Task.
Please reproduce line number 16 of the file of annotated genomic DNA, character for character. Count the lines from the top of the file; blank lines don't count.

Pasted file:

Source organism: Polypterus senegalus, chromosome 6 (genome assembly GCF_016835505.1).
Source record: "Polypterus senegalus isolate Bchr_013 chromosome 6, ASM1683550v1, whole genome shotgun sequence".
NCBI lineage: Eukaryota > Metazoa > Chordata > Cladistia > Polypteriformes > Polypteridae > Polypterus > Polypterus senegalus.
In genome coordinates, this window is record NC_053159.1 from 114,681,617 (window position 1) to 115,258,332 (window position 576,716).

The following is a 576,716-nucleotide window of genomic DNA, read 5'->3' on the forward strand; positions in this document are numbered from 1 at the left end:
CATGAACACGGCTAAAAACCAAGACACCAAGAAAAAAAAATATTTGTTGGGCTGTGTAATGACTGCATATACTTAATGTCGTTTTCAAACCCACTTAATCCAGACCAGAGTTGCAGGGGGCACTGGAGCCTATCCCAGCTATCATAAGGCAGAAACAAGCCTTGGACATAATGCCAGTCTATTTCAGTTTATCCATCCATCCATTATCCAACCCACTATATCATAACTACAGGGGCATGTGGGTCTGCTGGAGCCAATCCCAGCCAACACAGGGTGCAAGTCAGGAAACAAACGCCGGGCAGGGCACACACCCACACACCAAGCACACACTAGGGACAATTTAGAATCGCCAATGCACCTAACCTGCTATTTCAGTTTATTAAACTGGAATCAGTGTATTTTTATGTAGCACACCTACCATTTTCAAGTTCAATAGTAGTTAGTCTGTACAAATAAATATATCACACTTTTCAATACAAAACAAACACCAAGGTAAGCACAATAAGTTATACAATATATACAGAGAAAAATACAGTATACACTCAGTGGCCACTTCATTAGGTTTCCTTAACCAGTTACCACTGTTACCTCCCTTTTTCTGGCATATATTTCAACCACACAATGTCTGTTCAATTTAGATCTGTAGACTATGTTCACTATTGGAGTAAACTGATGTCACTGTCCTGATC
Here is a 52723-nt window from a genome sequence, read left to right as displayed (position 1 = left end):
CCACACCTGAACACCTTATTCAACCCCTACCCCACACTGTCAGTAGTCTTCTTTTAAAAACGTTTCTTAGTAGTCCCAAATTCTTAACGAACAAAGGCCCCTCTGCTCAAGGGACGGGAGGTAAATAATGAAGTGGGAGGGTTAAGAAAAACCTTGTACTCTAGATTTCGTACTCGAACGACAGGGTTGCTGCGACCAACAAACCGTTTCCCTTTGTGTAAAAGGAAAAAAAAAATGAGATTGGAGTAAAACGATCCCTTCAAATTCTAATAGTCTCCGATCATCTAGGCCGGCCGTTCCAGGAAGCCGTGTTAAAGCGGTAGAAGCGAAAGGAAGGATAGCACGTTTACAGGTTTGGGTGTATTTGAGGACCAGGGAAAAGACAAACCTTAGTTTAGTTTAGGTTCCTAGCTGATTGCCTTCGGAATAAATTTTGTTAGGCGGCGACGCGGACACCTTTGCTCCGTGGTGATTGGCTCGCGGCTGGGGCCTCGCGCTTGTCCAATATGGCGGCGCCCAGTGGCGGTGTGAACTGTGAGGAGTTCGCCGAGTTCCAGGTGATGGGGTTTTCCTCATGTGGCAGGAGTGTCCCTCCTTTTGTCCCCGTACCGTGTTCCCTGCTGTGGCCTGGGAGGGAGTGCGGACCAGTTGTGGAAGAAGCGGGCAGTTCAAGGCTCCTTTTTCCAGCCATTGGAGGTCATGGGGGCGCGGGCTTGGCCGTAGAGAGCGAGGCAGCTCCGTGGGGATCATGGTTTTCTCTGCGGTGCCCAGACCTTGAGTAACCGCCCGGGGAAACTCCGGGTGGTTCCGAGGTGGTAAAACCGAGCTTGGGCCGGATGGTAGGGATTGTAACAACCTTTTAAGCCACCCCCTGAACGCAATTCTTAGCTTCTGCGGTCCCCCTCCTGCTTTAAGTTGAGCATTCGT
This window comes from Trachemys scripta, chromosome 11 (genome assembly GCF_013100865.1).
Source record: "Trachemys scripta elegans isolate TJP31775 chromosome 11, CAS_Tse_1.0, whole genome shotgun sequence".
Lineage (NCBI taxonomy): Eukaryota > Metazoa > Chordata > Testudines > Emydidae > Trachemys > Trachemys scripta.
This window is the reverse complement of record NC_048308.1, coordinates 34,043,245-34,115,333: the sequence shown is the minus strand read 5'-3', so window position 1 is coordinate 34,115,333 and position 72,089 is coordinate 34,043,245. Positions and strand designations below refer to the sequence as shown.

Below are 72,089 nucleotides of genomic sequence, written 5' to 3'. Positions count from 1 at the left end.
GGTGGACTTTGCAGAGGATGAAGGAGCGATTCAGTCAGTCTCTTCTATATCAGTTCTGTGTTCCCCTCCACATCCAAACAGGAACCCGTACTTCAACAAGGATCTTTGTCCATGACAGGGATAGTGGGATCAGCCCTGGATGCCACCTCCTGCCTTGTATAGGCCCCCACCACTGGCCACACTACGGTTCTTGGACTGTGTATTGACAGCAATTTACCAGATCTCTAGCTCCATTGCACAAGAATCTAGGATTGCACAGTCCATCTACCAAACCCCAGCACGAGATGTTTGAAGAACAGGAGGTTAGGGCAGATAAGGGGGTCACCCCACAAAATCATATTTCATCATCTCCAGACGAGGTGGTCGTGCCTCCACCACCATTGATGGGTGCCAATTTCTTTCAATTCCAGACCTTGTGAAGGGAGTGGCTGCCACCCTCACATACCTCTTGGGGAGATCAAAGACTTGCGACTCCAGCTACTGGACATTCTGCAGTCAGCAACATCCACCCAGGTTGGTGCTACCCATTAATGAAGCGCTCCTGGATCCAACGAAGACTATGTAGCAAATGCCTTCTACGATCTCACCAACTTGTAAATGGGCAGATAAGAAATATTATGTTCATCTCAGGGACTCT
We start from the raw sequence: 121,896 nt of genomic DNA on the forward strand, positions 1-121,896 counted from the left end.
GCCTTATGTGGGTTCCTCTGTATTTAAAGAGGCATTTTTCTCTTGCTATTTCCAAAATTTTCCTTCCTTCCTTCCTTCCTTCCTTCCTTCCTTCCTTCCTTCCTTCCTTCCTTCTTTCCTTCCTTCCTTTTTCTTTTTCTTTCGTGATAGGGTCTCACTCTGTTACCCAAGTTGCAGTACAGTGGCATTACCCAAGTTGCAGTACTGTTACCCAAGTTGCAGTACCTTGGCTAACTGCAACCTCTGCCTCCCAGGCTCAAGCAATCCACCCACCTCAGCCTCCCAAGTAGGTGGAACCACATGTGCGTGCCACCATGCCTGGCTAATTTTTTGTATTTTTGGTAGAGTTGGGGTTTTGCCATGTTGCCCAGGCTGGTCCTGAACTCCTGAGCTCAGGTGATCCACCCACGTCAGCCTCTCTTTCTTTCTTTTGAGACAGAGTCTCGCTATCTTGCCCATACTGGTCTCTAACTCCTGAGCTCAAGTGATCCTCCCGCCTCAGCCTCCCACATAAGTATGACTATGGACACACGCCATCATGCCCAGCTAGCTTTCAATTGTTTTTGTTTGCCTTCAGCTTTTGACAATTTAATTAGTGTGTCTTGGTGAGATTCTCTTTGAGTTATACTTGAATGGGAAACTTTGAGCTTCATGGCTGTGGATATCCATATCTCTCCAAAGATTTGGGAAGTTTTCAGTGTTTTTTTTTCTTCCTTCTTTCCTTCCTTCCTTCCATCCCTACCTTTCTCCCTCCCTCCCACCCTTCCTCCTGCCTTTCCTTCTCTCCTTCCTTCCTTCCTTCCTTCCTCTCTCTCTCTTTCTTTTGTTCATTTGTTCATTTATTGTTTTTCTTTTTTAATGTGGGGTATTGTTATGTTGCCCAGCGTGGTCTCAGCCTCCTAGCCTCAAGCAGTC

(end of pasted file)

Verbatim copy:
GCCTTATGTGGGTTCCTCTGTATTTAAAGAGGCATTTTTCTCTTGCTATTTCCAAAATTTTCCTTCCTTCCTTCCTTCCTTCCTTCCTTCCTTCCTTCCTTCCTTCCTTCCTTCTTTCCTTCCTTCCTTTTTCTTTTTCTTTCGTGATAGGGTCTCACTCTGTTACCCAAGTTGCAGTACAGTGGCATTACCCAAGTTGCAGTACTGTTACCCAAGTTGCAGTACCTTGGCTAACTGCAACCTCTGCCTCCCAGGCTCAAGCAATCCACCCACCTCAGCCTCCCAAGTAGGTGGAACCACATGTGCGTGCCACCATGCCTGGCTAATTTTTTGTATTTTTGGTAGAGTTGGGGTTTTGCCATGTTGCCCAGGCTGGTCCTGAACTCCTGAGCTCAGGTGATCCACCCACGTCAGCCTCTCTTTCTTTCTTTTGAGACAGAGTCTCGCTATCTTGCCCATACTGGTCTCTAACTCCTGAGCTCAAGTGATCCTCCCGCCTCAGCCTCCCACATAAGTATGACTATGGACACACGCCATCATGCCCAGCTAGCTTTCAATTGTTTTTGTTTGCCTTCAGCTTTTGACAATTTAATTAGTGTGTCTTGGTGAGATTCTCTTTGAGTTATACTTGAATGGGAAACTTTGAGCTTCATGGCTGTGGATATCCATATCTCTCCAAAGATTTGGGAAGTTTTCAGTGTTTTTTTTTCTTCCTTCTTTCCTTCCTTCCTTCCATCCCTACCTTTCTCCCTCCCTCCCACCCTTCCTCCTGCCTTTCCTTCTCTCCTTCCTTCCTTCCTTCCTTCCTCTCTCTCTCTTTCTTTTGTTCATTTGTTCATTTATTGTTTTTCTTTTTTAATGTGGGGTATTGTTATGTTGCCCAGCGTGGTCTCAGCCTCCTAGCCTCAAGCAGTC